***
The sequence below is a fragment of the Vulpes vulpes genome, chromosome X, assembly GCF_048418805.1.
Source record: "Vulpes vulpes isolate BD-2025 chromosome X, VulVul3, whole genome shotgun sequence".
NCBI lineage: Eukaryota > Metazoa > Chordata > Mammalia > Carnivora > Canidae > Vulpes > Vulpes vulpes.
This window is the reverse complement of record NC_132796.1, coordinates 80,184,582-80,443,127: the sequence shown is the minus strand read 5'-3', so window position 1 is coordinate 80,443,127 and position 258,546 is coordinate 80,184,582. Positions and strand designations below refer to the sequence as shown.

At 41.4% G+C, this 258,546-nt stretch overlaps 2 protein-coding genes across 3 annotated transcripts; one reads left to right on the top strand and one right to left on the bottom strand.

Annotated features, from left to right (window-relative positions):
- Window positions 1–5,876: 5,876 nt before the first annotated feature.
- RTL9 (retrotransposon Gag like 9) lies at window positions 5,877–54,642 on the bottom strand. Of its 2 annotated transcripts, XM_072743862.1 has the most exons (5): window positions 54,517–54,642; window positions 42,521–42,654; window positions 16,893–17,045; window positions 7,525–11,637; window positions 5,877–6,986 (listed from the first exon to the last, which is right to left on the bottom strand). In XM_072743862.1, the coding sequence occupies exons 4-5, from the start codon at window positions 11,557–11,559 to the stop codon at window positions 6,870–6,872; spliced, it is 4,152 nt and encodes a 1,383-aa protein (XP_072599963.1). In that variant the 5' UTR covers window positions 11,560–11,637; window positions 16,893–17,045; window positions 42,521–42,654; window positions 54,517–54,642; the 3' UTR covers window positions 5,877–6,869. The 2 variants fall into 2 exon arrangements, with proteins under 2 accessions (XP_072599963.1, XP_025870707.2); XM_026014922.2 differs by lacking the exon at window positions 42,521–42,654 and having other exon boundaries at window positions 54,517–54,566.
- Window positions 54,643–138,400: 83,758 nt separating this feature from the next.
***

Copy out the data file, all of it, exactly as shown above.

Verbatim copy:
The sequence below is a fragment of the Vulpes vulpes genome, chromosome X, assembly GCF_048418805.1.
Source record: "Vulpes vulpes isolate BD-2025 chromosome X, VulVul3, whole genome shotgun sequence".
NCBI lineage: Eukaryota > Metazoa > Chordata > Mammalia > Carnivora > Canidae > Vulpes > Vulpes vulpes.
This window is the reverse complement of record NC_132796.1, coordinates 80,184,582-80,443,127: the sequence shown is the minus strand read 5'-3', so window position 1 is coordinate 80,443,127 and position 258,546 is coordinate 80,184,582. Positions and strand designations below refer to the sequence as shown.

At 41.4% G+C, this 258,546-nt stretch overlaps 2 protein-coding genes across 3 annotated transcripts; one reads left to right on the top strand and one right to left on the bottom strand.

Annotated features, from left to right (window-relative positions):
- Window positions 1–5,876: 5,876 nt before the first annotated feature.
- RTL9 (retrotransposon Gag like 9) lies at window positions 5,877–54,642 on the bottom strand. Of its 2 annotated transcripts, XM_072743862.1 has the most exons (5): window positions 54,517–54,642; window positions 42,521–42,654; window positions 16,893–17,045; window positions 7,525–11,637; window positions 5,877–6,986 (listed from the first exon to the last, which is right to left on the bottom strand). In XM_072743862.1, the coding sequence occupies exons 4-5, from the start codon at window positions 11,557–11,559 to the stop codon at window positions 6,870–6,872; spliced, it is 4,152 nt and encodes a 1,383-aa protein (XP_072599963.1). In that variant the 5' UTR covers window positions 11,560–11,637; window positions 16,893–17,045; window positions 42,521–42,654; window positions 54,517–54,642; the 3' UTR covers window positions 5,877–6,869. The 2 variants fall into 2 exon arrangements, with proteins under 2 accessions (XP_072599963.1, XP_025870707.2); XM_026014922.2 differs by lacking the exon at window positions 42,521–42,654 and having other exon boundaries at window positions 54,517–54,566.
- Window positions 54,643–138,400: 83,758 nt separating this feature from the next.